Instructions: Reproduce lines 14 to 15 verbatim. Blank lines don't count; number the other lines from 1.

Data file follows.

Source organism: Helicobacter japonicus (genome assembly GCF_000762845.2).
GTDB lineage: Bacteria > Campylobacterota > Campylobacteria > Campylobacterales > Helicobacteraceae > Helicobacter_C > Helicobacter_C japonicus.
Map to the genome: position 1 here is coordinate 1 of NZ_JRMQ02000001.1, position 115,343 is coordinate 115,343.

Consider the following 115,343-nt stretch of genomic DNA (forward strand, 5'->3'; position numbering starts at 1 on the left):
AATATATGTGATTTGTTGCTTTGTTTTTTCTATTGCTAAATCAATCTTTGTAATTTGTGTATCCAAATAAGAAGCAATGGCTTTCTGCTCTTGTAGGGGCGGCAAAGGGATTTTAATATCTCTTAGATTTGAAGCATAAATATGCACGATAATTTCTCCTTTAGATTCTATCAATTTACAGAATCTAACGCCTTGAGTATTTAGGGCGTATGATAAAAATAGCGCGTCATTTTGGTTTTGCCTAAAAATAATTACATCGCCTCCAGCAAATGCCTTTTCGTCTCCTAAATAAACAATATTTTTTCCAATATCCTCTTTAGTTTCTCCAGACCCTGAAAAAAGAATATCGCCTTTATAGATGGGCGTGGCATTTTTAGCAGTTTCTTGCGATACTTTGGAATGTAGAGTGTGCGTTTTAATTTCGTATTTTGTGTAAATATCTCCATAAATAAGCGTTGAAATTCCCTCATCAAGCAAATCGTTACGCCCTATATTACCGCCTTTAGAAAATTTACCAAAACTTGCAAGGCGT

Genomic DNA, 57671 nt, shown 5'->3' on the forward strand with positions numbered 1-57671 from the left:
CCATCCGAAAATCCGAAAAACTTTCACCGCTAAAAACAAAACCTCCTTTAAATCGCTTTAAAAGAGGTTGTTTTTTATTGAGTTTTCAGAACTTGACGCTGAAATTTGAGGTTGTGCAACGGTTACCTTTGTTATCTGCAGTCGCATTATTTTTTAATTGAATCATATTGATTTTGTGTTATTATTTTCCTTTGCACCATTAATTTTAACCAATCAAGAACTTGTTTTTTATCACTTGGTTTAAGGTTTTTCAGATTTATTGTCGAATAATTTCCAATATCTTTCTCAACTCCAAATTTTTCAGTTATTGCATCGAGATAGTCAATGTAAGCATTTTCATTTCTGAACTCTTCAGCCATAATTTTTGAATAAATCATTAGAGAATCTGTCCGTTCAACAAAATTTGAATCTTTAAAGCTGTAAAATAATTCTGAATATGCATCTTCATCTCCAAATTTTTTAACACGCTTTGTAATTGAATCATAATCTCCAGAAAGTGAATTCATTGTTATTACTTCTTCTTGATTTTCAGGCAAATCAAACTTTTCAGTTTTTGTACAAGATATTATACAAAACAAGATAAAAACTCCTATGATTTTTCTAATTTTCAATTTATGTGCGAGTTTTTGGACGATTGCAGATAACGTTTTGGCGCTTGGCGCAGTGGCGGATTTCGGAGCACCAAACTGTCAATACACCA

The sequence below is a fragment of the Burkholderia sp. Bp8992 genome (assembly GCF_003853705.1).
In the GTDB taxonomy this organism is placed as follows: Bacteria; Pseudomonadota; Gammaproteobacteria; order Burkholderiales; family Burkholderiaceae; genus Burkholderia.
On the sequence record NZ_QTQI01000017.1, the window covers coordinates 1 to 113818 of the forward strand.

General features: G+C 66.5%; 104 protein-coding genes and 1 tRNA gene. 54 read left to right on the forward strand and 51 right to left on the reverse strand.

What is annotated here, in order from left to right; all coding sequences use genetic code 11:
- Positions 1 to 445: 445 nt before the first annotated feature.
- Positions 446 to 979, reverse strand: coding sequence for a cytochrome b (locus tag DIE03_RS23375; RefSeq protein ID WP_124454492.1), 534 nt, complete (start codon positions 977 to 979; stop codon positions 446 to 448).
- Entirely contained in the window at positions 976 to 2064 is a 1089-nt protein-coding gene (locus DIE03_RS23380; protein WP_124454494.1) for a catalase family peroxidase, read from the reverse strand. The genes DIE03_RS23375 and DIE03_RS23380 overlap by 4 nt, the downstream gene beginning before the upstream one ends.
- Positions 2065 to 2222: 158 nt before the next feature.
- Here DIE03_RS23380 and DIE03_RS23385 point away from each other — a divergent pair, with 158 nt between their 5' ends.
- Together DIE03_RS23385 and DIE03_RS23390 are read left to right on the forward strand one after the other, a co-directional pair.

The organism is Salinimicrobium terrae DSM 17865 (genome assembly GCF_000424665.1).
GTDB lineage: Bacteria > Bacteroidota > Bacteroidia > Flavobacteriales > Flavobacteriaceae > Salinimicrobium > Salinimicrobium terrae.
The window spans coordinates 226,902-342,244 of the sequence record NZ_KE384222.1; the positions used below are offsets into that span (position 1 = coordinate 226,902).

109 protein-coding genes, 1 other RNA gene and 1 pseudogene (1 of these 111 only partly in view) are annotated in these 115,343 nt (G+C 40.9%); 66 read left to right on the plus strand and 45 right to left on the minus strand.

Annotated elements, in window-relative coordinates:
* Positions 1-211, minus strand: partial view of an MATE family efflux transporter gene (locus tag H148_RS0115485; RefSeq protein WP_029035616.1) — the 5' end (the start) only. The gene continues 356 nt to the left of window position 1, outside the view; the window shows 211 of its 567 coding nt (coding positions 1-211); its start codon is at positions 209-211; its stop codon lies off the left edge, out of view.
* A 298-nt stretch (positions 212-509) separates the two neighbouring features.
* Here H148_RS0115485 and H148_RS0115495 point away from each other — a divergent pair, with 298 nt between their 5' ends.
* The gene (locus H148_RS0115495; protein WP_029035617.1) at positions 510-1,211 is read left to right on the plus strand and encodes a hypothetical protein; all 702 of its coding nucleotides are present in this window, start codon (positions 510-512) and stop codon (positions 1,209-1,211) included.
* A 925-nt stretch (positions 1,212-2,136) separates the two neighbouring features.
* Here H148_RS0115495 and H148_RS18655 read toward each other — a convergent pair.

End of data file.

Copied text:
- Positions 446 to 979, reverse strand: coding sequence for a cytochrome b (locus tag DIE03_RS23375; RefSeq protein ID WP_124454492.1), 534 nt, complete (start codon positions 977 to 979; stop codon positions 446 to 448).
- Entirely contained in the window at positions 976 to 2064 is a 1089-nt protein-coding gene (locus DIE03_RS23380; protein WP_124454494.1) for a catalase family peroxidase, read from the reverse strand. The genes DIE03_RS23375 and DIE03_RS23380 overlap by 4 nt, the downstream gene beginning before the upstream one ends.